7. VOCATION: "where your great joy meets the world's great need." -Rev. Gomes
"We create passionate purpose by doing consistently excellent work," says Grietens. Vocation means answering the "call" to work at developing your gifts. Pilgrim's Progress is a great example of the struggle we all face in finding our true calling. He views a true warrior's purpose as "serving something greater than yourself." He points to Greek myths such as "The Odyssey" which illustrate a hero's journey as consisting of a series of trials to be overcome and which concludes by returning home to serve the people using the wisdom gained.
8. PHILOSOPHY: discipline about living well, not just thinking well, doing vs. study
Greitens views our modern life of ease as having lost touch with much of the ancient wisdom about resilience built during harder times. This has created a false expectation of perpetual happiness. The ancients viewed philosophy as meant to be lived out, not just studied. Again resonating with Richard Rohr, Grietens quotes F. Scott Fitzgerald's statement, "The test of first rate intelligence is the ability to hold two opposed ideas in the mind at the same time and still retain the ability to function."
9. PRACTICE: begins with the will to work, learn how to practice to learn anything
The old saying practice makes perfect is a truism. Grietens encourages the practice of gratitude, self examination and prayer. He finds five variables in practice; "frequency, intensity, duration, recovery and reflection." Practice and training changes who we are, versus education alone, which only changes what we know. Resilient people have to practice. "Purposeful repetition are what separate an idea of interest in the moment from an idea that becomes part of our character."
10. PAIN: must be worked through, not ended, learning to change how we relate
Physical pain can be endured, but emotional pain must be transformed. Grietens says "there is pain that we seek and pain that seeks us." He defines "fortune" as the pain of chance, which are events beyond our control. He says there is a time to be unhappy, hurt, angry, sad and even depressed but we must not stay there long. To work through pain does not mean to end it, but to change how we relate to it and turn it into wisdom. "Pain is God's megaphone to a deaf world," -C.S. Lewis.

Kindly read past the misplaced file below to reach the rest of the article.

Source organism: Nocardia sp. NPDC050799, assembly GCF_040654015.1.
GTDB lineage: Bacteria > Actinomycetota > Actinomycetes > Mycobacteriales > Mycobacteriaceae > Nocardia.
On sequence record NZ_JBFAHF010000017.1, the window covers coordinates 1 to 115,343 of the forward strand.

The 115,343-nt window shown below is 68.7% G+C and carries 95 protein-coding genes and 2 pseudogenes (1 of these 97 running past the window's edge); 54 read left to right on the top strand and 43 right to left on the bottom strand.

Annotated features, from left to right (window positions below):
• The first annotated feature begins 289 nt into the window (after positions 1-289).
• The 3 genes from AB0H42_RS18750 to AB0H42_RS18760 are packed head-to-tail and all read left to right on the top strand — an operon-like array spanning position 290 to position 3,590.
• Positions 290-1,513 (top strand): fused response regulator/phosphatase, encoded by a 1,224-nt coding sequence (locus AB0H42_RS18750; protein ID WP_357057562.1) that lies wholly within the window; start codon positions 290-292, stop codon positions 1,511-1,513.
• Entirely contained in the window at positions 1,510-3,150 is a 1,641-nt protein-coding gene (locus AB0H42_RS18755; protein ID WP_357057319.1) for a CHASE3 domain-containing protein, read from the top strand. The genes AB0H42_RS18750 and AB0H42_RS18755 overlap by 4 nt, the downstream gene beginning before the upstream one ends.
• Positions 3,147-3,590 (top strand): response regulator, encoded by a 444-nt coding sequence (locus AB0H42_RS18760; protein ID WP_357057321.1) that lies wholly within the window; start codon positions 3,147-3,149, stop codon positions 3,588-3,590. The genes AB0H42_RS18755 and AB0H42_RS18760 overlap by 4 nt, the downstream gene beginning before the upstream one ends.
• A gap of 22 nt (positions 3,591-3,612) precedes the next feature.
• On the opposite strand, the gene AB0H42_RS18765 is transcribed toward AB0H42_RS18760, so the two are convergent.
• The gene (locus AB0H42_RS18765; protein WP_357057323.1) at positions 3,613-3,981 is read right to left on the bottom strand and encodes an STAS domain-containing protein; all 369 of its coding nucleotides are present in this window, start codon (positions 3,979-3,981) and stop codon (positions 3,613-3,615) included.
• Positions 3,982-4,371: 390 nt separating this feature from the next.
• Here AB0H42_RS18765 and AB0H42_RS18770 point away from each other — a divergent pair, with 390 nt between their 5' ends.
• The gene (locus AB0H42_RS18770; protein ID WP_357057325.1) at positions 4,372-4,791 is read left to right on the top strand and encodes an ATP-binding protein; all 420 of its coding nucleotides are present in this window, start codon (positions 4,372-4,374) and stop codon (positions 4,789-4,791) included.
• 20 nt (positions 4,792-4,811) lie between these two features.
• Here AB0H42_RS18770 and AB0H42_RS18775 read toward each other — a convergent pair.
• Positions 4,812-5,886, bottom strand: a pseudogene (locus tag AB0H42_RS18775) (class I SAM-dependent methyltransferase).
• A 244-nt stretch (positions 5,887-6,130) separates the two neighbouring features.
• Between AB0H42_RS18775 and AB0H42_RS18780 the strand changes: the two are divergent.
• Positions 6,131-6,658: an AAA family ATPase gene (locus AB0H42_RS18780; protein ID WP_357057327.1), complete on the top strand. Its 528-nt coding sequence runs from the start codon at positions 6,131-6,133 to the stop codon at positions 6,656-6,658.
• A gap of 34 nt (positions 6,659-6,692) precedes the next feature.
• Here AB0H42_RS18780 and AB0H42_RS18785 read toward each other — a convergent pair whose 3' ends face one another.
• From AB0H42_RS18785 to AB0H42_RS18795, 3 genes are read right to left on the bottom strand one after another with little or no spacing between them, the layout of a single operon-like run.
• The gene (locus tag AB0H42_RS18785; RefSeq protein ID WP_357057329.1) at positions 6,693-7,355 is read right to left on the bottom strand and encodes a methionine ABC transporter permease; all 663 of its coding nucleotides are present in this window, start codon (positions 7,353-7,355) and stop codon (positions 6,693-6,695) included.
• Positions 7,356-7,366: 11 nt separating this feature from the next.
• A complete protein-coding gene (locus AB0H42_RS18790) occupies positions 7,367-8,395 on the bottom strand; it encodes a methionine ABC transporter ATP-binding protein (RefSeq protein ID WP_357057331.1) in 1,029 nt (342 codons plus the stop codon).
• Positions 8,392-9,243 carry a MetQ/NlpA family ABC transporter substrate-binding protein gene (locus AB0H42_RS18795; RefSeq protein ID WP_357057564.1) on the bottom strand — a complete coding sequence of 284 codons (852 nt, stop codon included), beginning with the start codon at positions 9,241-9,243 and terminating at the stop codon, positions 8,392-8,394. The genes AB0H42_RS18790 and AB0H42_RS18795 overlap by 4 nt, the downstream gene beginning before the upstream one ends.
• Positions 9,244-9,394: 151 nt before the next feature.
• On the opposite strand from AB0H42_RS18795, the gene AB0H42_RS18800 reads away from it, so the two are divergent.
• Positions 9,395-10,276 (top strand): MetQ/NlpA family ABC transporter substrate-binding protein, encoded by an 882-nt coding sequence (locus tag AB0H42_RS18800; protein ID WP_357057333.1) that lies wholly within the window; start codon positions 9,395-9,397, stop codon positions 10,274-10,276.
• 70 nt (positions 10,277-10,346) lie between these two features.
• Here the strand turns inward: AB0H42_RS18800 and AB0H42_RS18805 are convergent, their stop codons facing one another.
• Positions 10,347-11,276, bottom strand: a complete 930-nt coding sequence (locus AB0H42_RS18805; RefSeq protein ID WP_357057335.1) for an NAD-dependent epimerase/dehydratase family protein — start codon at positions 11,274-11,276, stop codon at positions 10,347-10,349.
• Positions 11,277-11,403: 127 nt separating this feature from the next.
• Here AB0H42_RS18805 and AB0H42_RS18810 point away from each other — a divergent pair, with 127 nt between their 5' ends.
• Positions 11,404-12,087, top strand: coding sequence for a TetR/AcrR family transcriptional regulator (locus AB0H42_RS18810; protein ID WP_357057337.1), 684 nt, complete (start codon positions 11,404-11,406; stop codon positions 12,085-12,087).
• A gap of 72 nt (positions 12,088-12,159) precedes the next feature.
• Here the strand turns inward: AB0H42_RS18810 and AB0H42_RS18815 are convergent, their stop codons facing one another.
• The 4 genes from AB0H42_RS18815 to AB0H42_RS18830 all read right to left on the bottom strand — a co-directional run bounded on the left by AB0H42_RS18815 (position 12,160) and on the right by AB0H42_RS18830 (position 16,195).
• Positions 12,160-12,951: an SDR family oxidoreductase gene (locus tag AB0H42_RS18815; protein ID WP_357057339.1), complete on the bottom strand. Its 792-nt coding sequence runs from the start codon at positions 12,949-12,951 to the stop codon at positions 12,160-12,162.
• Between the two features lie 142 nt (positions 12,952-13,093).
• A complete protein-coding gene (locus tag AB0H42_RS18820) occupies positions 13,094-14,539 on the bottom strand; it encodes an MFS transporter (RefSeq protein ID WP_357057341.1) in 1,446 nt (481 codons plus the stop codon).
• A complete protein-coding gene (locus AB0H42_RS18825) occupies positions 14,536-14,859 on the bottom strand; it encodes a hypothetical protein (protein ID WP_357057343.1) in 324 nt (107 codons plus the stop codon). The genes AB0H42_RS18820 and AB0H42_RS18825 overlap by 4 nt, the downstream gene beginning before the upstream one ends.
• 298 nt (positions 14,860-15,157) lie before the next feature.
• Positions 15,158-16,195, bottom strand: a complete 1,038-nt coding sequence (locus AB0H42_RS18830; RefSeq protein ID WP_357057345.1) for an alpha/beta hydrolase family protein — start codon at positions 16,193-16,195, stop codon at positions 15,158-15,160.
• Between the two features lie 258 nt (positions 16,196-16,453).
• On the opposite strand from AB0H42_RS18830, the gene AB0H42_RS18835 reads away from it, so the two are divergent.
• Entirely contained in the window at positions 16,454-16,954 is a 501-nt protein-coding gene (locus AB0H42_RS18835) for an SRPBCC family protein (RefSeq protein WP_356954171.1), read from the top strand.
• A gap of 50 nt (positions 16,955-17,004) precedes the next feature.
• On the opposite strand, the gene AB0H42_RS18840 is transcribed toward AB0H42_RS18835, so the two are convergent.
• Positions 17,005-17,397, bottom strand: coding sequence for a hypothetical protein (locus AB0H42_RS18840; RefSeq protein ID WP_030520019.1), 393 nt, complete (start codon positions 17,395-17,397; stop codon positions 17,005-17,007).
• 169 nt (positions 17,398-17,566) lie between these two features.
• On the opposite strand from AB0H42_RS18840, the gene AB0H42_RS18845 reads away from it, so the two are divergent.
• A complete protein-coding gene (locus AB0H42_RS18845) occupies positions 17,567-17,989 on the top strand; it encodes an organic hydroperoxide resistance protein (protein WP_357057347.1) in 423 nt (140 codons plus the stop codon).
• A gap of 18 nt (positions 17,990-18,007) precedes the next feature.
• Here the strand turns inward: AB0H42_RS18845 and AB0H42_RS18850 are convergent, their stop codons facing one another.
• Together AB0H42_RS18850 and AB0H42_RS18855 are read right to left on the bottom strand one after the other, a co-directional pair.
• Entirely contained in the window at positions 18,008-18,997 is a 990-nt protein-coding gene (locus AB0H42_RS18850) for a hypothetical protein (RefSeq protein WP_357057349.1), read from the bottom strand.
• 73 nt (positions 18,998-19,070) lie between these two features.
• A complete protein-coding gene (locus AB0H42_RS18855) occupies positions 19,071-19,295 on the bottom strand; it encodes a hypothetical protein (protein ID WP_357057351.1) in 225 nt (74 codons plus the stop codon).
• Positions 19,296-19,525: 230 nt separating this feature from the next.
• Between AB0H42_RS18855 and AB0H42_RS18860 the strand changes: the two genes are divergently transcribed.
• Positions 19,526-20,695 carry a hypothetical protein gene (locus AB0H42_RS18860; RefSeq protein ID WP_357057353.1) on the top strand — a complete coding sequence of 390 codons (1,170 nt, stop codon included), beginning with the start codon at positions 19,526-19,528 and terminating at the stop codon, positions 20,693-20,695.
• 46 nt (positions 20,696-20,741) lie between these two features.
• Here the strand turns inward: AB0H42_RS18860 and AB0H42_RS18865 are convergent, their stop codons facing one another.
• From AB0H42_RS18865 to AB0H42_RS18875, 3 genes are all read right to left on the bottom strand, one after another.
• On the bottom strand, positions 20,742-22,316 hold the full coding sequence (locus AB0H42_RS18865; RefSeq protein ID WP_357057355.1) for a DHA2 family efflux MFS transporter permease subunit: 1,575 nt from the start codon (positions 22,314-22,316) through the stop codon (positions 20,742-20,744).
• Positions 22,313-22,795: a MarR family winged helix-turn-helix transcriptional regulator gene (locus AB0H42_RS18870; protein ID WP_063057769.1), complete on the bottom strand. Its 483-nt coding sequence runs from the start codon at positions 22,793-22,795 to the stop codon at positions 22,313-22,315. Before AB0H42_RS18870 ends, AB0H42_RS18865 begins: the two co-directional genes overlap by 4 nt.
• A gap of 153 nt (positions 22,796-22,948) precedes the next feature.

11. MASTERING PAIN: separating pain (no choice) from suffering (our choice)
The mark of resilience is discerning which pain deserves our attention. Paying attention to all pain leads to whining. Perhaps most striking is Grietens separation of pain, which is often out of our control, with suffering, which is often within our control. Negative self-talk is destructive and divorced from practice can lead to self-deception. "You will either face your fears or they will own into you...we all have pain we've mastered and pain we've run from," says Eric. Keys to mastering pain include; taking control of our breath (spirit), keeping perspective on fortune and practicing gratitude. "To forgive is to give up all hope for a better past." Prayer brings resilience, gratitude.
12. REFLECTION: act, reflect, plan, making sense of memories in a larger context
Reflection begins with the possibility that we are wrong. There is no shame is starting wrong unless we stay wrong over time. "Without action thought never ripens into truth," said Ralph Waldo Emerson. Greitens suggests we act, then reflect, then plan and feels in reflection modern culture is very weak compared to ancients. Quality reflection gives us the ability to respond to hardship, error and pain in a way that strengthens us. Reflection should become a daily habit. Closed mindsets prevent insight, growth and are often the product of our fears and ego protection.
13. FRIENDS: "a single soul dwelling in two bodies", to lean on & struggle for
"A true friend is a second self," said Cicero. Friendships often fall into three categories; 1) utility, 2) pleasure, and 3) virtue/excellence. Our deepest friendships are formed when we are moving in the same direction and begin with roots in fellowship, such as studies, serving and suffering together. Friends are people we can lean on in times of trouble and people we can be strong for. The knowledge of God's love makes people resilient in the face of hardship.
14. MENTORS: love what they do, sense what really matters & make sure to pass on
Mentors exercise authority, they "author" ways to grow, enrich and increase our lives because they are willing to take responsibility. "The mark of a mature man is the ability to excel under hardship...through hardship a boy is taught to become a man who is community-oriented rather than self-oriented," says Eric. Mentors love to pass on what really matters. How do you find a mentor? "When the student is ready, the teacher will appear...as Jackie Chan once said, 'how can you fill a cup when it's already full?' Keep yourself humble and a mentor will find you.
15. TEAMS: ability to manage many interests while serving a larger purpose/mission
Great teams are built when we place our mission above personal differences. Clarity of purpose creates perspective. Team leaders are magnanimous; generous, eager to serve, quick to forgive insults, independent-minded and brave in the face of danger. "Purity of heart is to will one thing," said Soren Kierkegaard. Deep bonds and strong teams are created by those who serve together and form a shared connection.